With both recourse and non-recourse factoring an unpaid invoice, if it qualifies for factoring, is bought from a company and transferred into the account of the factoring firm. This involves a system of accounting which might be new to an accountant. This article will explore the rubric for accounting under the factoring system.
The first essential thing to note is that traditionally when an unpaid invoice or trade receivable is cleared for factoring it was moved off the balance sheet of the company who originally raised the invoice and moved onto the balance sheet of the factoring facility. What would remain on the company’s balance sheet would be a debt owed by the factoring firm for the unpaid balance. The unpaid balance is the difference between the prepayment sum and the actual sum noted on the invoice minus factoring fees.
Due to this outstanding sum remaining until the debtor pays the invoice, accountants have recognised that their client retains a significant interest in the invoice undergoing factoring. Not least because until an invoice reaches maturity and is paid off by the debtor there is a discount charge accruing which needs to be paid by the company to its factoring provider. Moreover, there could be an issue with the invoice – the debtor could query a delivery or claim a breach of warranty. In the case of recourse factoring, if there is a non-payment of a due invoice then the factoring company will utilise its ability to reject an invoice and demand a refund of its prepayment. And at the termination of a factoring facility a company will be contractually obliged to repurchase all its invoices. Thus, modern accounting for factoring requires complex systems to take all this into consideration.
Financial Reporting Systems
The Financial Reporting Council sets out in Financial Reporting Standard 5 (FRS 5) the current principles on which standards are based. The council has also set out a framework of codes and standards for accounting, actuarial and auditing processes to be used in factoring arrangements. These standards are designed to reflect the commercial effect of an unpaid invoice, not just its legal status – the company might not own the unpaid invoice, but it continues to be of commercial interest to a company until the debt is paid in full.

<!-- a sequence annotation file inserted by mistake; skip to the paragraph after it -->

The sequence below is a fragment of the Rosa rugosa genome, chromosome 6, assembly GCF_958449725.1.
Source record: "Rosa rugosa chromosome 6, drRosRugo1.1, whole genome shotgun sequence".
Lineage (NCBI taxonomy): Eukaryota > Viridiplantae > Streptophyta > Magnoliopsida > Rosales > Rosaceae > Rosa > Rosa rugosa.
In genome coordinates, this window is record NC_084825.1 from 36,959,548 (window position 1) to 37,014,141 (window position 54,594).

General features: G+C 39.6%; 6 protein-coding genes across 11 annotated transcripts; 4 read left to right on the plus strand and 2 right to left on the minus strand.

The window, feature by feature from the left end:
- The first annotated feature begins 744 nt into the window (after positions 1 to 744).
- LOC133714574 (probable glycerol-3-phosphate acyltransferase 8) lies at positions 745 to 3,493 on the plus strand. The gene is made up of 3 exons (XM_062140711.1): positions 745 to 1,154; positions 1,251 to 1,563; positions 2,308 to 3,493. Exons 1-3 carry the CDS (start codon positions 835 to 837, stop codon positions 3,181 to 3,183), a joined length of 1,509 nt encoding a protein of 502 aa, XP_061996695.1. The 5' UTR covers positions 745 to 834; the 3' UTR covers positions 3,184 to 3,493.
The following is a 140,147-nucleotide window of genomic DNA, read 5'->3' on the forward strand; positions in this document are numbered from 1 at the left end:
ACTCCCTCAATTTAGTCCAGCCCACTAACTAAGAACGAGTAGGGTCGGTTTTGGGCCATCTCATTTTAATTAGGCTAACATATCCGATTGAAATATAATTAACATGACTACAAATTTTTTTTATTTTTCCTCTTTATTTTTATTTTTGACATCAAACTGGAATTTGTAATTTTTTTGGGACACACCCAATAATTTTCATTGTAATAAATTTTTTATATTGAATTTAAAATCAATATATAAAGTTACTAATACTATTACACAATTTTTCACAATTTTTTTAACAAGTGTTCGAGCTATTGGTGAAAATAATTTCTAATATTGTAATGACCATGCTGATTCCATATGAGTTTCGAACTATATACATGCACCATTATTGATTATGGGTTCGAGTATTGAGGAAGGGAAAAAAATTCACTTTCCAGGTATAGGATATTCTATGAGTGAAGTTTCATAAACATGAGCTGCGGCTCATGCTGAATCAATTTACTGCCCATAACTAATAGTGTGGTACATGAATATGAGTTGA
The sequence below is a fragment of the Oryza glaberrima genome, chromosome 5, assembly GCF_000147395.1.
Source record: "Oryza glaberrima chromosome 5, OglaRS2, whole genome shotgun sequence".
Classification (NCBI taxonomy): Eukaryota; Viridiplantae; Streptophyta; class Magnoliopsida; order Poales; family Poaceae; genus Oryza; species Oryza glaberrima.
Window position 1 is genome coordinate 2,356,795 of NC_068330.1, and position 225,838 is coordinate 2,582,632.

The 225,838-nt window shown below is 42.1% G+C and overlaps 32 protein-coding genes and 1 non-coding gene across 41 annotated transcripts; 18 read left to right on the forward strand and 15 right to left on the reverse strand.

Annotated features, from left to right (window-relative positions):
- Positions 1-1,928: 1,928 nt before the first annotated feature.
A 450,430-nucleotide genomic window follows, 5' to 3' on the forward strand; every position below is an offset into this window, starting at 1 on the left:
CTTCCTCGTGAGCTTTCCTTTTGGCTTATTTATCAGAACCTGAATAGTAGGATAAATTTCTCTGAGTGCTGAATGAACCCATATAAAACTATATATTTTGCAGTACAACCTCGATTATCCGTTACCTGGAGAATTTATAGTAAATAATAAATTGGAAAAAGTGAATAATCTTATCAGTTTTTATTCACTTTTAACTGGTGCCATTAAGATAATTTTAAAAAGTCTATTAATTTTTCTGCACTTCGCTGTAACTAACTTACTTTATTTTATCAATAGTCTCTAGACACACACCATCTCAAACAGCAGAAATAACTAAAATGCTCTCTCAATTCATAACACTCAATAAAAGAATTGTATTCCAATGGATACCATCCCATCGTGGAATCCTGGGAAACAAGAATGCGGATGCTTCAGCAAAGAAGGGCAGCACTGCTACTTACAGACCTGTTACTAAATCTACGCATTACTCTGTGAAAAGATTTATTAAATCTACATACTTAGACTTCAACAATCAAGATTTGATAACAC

Thus, the first principle of accounting in factoring is that a company must retain an invoice on its balance sheet while there remains a pecuniary interest in the invoice such as an unpaid balance or the possibility the factoring firm will use recourse to remove itself from responsibility for the collection of the debt. In this situation of a continued interest in an unpaid invoice the company must keep the full value of the invoice on its balance sheet. Prepayment for the invoice should be shown as a liability or as a deduction from the value of the asset.
It has been traditionally thought that since a factoring firm buys unpaid invoices from its client that the sum of the debt would transfer from the balance sheet of a company to the balance sheet of the factoring company. However, due to the contractual arrangements in factoring (even non-recourse factoring) such a transfer does not reflect commercial reality in the sense that a company still retains an interest in the unpaid invoice. For this reason, a more complex form of accounting is necessary for factoring.